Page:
We were given this live project to design a poster for their indie comics purchasing app. key parts of the brief were that it should have a tablet on which comic covers could be dropped in, and it was suggested it have a retro 1950's element.
It was agreed with the tutor that I could make this a primarily typographic job. However I did study 1950s advertisements for inspiration, and decided to reappropriate a painted image which allowed for a front-facing tablet without seeing only the backs of the figures. Another strength of this image was that in involved two people: images with a single figure can suggest loneliness, possibly best avoided given a stereotype for comics' readers. Also here, the two figures are not so involved with each other as to exclude the viewer from the scene. The presence of spare seats in the image also seemed to fit unstated elements of the job: which is a fairly new service aiming to attract people and expecting to be popular. The spare seats suggests people are invited and expected!
The poster was specified as A2 size, but there did not appear to be a setting for this, so I did in A3, and simply increased the resolution.
Stage one was I redrew the image as line drawing to give it more of 'comics inking' look, from the watercolour of the original. I also added a tablet (which will sit on a chair not shown here). I created different elements on different layers, in case I want to, for example, reposition them in relation to each other.
I then decided it would suit the brief, and appeal to their market better if I made the male figure wear a space suit. Note that the line colours showing here is just a device to help me keep track of what layer each element is on.
The brief involved using the Comichaus logo and the 'C' icon for the app. I wanted to add some additional text, to make the poster more typographically interesting, and looked for a 1950s font. I found, one called Life Savers, mimicking (presumably hand-lettered) text used on 1950s adverts for the American sweets. This seemed a good choice, as it has a hand-lettered look (image below - top), like word balloons, and the serif style contrasts with the Comichaus logo font. I looked for a more space-age/retro sci-fi style for the astronaut, as seen below, bottom.. I also tried a few variations of text justification, resizing and spacing. I decided to have the word 'at' be (as far as possible) lead horizontally to the logo so that it read as part of the dialogue.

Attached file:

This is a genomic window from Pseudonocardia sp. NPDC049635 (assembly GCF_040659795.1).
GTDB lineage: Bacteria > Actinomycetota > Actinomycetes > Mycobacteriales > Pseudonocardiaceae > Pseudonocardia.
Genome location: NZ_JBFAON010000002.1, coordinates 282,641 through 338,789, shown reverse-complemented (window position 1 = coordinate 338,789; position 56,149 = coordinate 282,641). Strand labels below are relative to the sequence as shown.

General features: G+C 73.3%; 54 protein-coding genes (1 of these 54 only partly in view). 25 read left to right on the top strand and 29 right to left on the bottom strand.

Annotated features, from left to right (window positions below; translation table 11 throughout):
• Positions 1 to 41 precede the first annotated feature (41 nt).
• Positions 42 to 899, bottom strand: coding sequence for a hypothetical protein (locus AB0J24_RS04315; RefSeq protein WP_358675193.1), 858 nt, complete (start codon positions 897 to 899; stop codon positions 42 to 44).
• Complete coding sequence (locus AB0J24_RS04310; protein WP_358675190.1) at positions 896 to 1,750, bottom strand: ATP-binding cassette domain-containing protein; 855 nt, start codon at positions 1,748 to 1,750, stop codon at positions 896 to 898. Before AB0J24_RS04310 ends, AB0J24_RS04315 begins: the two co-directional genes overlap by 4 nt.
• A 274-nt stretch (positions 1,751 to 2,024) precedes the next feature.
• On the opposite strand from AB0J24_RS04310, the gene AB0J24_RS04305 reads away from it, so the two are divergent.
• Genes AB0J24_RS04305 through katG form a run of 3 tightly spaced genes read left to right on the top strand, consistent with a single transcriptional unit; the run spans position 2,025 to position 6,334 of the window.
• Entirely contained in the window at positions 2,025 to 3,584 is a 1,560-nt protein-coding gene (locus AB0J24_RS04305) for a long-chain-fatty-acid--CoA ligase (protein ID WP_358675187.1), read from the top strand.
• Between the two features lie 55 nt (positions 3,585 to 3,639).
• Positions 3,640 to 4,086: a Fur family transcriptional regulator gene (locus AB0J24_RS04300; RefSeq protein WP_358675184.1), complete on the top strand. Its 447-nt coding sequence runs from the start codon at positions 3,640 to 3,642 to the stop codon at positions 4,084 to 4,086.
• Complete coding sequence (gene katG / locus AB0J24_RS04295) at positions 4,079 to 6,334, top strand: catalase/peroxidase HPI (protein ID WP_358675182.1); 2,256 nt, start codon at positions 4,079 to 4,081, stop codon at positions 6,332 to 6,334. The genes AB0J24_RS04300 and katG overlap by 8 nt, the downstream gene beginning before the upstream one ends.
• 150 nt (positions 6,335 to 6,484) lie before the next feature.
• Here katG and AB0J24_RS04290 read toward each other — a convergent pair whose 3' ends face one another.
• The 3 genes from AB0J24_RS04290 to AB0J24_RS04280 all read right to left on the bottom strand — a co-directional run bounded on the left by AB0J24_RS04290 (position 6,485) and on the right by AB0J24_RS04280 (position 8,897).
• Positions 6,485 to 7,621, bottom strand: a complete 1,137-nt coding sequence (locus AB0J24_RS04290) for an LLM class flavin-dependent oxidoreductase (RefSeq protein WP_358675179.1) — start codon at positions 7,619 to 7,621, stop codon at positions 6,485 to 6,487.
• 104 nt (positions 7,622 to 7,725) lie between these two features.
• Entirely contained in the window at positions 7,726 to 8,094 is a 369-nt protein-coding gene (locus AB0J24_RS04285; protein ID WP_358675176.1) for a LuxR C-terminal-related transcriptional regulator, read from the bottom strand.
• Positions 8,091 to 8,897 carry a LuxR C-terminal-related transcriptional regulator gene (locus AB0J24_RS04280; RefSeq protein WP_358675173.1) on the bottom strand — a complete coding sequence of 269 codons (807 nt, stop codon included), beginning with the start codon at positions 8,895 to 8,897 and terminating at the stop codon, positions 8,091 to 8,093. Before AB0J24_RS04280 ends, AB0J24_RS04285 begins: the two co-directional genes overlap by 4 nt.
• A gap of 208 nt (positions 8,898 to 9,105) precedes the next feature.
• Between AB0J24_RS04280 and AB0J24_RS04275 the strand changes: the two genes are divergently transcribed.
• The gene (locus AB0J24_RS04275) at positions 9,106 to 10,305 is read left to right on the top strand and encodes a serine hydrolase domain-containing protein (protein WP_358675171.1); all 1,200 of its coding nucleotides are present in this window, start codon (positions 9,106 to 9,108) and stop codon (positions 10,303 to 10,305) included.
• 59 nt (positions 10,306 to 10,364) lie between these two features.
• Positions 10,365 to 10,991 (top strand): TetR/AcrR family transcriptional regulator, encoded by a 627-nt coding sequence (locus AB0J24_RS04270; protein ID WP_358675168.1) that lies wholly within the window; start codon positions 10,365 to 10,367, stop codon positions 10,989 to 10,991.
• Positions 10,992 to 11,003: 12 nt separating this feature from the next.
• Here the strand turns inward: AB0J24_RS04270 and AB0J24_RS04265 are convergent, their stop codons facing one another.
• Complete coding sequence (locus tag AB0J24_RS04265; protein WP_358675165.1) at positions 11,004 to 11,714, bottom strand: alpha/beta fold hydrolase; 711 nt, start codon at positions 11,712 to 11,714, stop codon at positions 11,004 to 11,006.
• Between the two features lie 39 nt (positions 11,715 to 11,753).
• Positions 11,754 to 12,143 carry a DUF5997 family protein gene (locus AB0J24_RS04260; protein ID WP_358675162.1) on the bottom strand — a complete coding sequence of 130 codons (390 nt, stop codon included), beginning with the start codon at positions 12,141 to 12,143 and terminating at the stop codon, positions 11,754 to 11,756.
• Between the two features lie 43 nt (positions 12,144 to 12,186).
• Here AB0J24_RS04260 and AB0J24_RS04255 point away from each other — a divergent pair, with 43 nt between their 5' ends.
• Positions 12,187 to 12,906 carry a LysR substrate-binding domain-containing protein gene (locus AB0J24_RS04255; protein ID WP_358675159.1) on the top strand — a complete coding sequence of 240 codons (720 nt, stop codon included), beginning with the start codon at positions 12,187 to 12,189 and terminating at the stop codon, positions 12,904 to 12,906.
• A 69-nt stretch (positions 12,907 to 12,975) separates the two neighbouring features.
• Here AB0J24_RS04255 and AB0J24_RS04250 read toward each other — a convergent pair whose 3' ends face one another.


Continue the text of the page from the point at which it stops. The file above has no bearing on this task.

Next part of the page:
The extra font didn't look good for dialogue, and generally seemed to over complicate it, so I changed it to Life Savers. In Illustrator I created some speech bubbles. the 'rounded square' style seemed to fit with the 'space-age' design 1950s look. The white (rather than transparent) background of the Comichaus logo meant I couldn't place it in front of the balloon without it obscuring some of it, so I placed in initially behind the balloon. I did spend time tweaking the relationships between the logo and balloons, for example to have the word 'com' align with the end of the word 'comics' above, and the right hand edge of the balloon below. I shaped the balloon tails to reflect the stylised ones on the Comichaus logo. I made the balloons and text grey to ensure that the Comichaus logo was more visible in the distance.
Comichaus wanted to put into the poster images of some of the comics available, so I used the background space (mimicking the source image), to drop in some images of the titles promoted on their web site.
Converting the line layers to colours (to distinguish them while working) as shown above did cause problems when I converted them back to black - they appeared grey. I was able to fix this by dropping duplicate layers on top and using the 'darken' setting.
I flatted in colours in Manga Studio, by creating a bitmap version of the 'inked' image, and a colour flat layer below, as seen in progress below. Note that the striping effect is a printer fault on this scanned proof and does not affect the job as submitted.
The version below shows some further work on various details.
I've swapped around some of the comic covers to better enhance the overall composition, For example, the cover behind the man's shoulder was too noticeable, so I replaced it with one with more even tone to be less distracting, and the cover now behind the woman's head, seemed to suggest she was a mentally immersed in the story world.
I also worked out how to use the magic wand tool to select and delete the white background of the Comichaus logo, and moved it to in front of the balloon.
theseI made some enhancements to the colour on the figures by using the magic wand tool, and hightlight/shade functions. I purchased some watercolour brushes to and used these to create some subtle watercolour details to pitch the image between the watercolour original and a more 'comics' look.
Leave a Reply.
Graham Johnstone ~ Master of Design - Comics and Graphic Novels student 2016-17